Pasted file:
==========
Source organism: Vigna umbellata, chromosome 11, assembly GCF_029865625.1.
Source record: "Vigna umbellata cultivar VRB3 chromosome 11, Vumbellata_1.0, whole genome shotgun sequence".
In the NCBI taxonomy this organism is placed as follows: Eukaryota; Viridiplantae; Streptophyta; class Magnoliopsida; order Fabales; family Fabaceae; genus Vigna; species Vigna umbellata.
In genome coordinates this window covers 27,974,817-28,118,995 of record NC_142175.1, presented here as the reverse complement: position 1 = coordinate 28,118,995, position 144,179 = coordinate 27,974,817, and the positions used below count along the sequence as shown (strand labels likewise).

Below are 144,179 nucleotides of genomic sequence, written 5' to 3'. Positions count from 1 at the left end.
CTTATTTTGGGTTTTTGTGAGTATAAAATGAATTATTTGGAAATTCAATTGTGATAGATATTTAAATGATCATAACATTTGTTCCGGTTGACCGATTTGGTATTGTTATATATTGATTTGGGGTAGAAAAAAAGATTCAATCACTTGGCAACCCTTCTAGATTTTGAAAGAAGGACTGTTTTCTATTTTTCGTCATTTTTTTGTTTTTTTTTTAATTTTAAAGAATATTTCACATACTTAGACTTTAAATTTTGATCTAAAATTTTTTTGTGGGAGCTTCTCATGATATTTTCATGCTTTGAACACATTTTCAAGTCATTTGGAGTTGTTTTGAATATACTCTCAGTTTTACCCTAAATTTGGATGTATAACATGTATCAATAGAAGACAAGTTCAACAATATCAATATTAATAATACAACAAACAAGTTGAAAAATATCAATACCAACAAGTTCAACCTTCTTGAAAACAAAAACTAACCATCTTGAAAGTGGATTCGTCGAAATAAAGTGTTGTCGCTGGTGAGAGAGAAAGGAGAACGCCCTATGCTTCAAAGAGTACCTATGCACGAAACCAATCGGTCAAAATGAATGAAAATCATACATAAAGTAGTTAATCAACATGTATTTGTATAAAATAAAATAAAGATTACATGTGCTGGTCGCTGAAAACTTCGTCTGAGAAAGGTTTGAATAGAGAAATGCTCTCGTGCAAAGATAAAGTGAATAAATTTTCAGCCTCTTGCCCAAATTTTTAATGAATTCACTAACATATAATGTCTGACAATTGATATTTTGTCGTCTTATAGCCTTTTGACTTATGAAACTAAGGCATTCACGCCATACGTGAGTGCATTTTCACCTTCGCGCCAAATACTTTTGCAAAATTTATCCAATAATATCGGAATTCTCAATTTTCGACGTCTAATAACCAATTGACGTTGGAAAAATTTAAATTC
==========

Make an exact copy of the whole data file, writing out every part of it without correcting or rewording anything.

Source organism: Vigna umbellata, chromosome 11, assembly GCF_029865625.1.
Source record: "Vigna umbellata cultivar VRB3 chromosome 11, Vumbellata_1.0, whole genome shotgun sequence".
In the NCBI taxonomy this organism is placed as follows: Eukaryota; Viridiplantae; Streptophyta; class Magnoliopsida; order Fabales; family Fabaceae; genus Vigna; species Vigna umbellata.
In genome coordinates this window covers 27,974,817-28,118,995 of record NC_142175.1, presented here as the reverse complement: position 1 = coordinate 28,118,995, position 144,179 = coordinate 27,974,817, and the positions used below count along the sequence as shown (strand labels likewise).

Below are 144,179 nucleotides of genomic sequence, written 5' to 3'. Positions count from 1 at the left end.
CTTATTTTGGGTTTTTGTGAGTATAAAATGAATTATTTGGAAATTCAATTGTGATAGATATTTAAATGATCATAACATTTGTTCCGGTTGACCGATTTGGTATTGTTATATATTGATTTGGGGTAGAAAAAAAGATTCAATCACTTGGCAACCCTTCTAGATTTTGAAAGAAGGACTGTTTTCTATTTTTCGTCATTTTTTTGTTTTTTTTTTAATTTTAAAGAATATTTCACATACTTAGACTTTAAATTTTGATCTAAAATTTTTTTGTGGGAGCTTCTCATGATATTTTCATGCTTTGAACACATTTTCAAGTCATTTGGAGTTGTTTTGAATATACTCTCAGTTTTACCCTAAATTTGGATGTATAACATGTATCAATAGAAGACAAGTTCAACAATATCAATATTAATAATACAACAAACAAGTTGAAAAATATCAATACCAACAAGTTCAACCTTCTTGAAAACAAAAACTAACCATCTTGAAAGTGGATTCGTCGAAATAAAGTGTTGTCGCTGGTGAGAGAGAAAGGAGAACGCCCTATGCTTCAAAGAGTACCTATGCACGAAACCAATCGGTCAAAATGAATGAAAATCATACATAAAGTAGTTAATCAACATGTATTTGTATAAAATAAAATAAAGATTACATGTGCTGGTCGCTGAAAACTTCGTCTGAGAAAGGTTTGAATAGAGAAATGCTCTCGTGCAAAGATAAAGTGAATAAATTTTCAGCCTCTTGCCCAAATTTTTAATGAATTCACTAACATATAATGTCTGACAATTGATATTTTGTCGTCTTATAGCCTTTTGACTTATGAAACTAAGGCATTCACGCCATACGTGAGTGCATTTTCACCTTCGCGCCAAATACTTTTGCAAAATTTATCCAATAATATCGGAATTCTCAATTTTCGACGTCTAATAACCAATTGACGTTGGAAAAATTTAAATTC